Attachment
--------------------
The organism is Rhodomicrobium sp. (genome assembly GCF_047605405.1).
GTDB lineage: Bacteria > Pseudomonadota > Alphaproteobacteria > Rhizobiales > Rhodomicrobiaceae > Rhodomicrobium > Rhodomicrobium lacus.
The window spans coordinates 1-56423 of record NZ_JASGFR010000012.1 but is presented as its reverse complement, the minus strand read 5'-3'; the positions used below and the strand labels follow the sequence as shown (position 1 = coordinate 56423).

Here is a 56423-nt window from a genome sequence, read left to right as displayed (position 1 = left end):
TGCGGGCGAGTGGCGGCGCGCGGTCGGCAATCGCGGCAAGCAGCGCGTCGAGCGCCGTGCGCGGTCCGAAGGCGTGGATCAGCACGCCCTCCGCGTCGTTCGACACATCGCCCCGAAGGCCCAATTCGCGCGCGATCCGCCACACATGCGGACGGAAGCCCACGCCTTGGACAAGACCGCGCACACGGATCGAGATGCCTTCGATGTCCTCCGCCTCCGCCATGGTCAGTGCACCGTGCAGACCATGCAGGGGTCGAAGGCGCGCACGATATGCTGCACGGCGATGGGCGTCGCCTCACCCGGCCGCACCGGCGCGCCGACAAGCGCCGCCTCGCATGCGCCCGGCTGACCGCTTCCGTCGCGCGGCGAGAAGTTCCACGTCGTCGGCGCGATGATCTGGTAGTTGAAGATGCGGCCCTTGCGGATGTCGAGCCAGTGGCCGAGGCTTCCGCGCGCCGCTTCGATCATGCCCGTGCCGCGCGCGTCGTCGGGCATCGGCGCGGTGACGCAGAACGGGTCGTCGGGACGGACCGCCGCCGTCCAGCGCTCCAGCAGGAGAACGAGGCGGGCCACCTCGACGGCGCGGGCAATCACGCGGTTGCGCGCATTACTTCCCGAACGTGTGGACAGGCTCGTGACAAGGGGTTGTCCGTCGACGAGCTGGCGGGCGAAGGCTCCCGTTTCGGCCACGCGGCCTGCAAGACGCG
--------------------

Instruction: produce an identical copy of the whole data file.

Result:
The organism is Rhodomicrobium sp. (genome assembly GCF_047605405.1).
GTDB lineage: Bacteria > Pseudomonadota > Alphaproteobacteria > Rhizobiales > Rhodomicrobiaceae > Rhodomicrobium > Rhodomicrobium lacus.
The window spans coordinates 1-56423 of record NZ_JASGFR010000012.1 but is presented as its reverse complement, the minus strand read 5'-3'; the positions used below and the strand labels follow the sequence as shown (position 1 = coordinate 56423).

Here is a 56423-nt window from a genome sequence, read left to right as displayed (position 1 = left end):
TGCGGGCGAGTGGCGGCGCGCGGTCGGCAATCGCGGCAAGCAGCGCGTCGAGCGCCGTGCGCGGTCCGAAGGCGTGGATCAGCACGCCCTCCGCGTCGTTCGACACATCGCCCCGAAGGCCCAATTCGCGCGCGATCCGCCACACATGCGGACGGAAGCCCACGCCTTGGACAAGACCGCGCACACGGATCGAGATGCCTTCGATGTCCTCCGCCTCCGCCATGGTCAGTGCACCGTGCAGACCATGCAGGGGTCGAAGGCGCGCACGATATGCTGCACGGCGATGGGCGTCGCCTCACCCGGCCGCACCGGCGCGCCGACAAGCGCCGCCTCGCATGCGCCCGGCTGACCGCTTCCGTCGCGCGGCGAGAAGTTCCACGTCGTCGGCGCGATGATCTGGTAGTTGAAGATGCGGCCCTTGCGGATGTCGAGCCAGTGGCCGAGGCTTCCGCGCGCCGCTTCGATCATGCCCGTGCCGCGCGCGTCGTCGGGCATCGGCGCGGTGACGCAGAACGGGTCGTCGGGACGGACCGCCGCCGTCCAGCGCTCCAGCAGGAGAACGAGGCGGGCCACCTCGACGGCGCGGGCAATCACGCGGTTGCGCGCATTACTTCCCGAACGTGTGGACAGGCTCGTGACAAGGGGTTGTCCGTCGACGAGCTGGCGGGCGAAGGCTCCCGTTTCGGCCACGCGGCCTGCAAGACGCG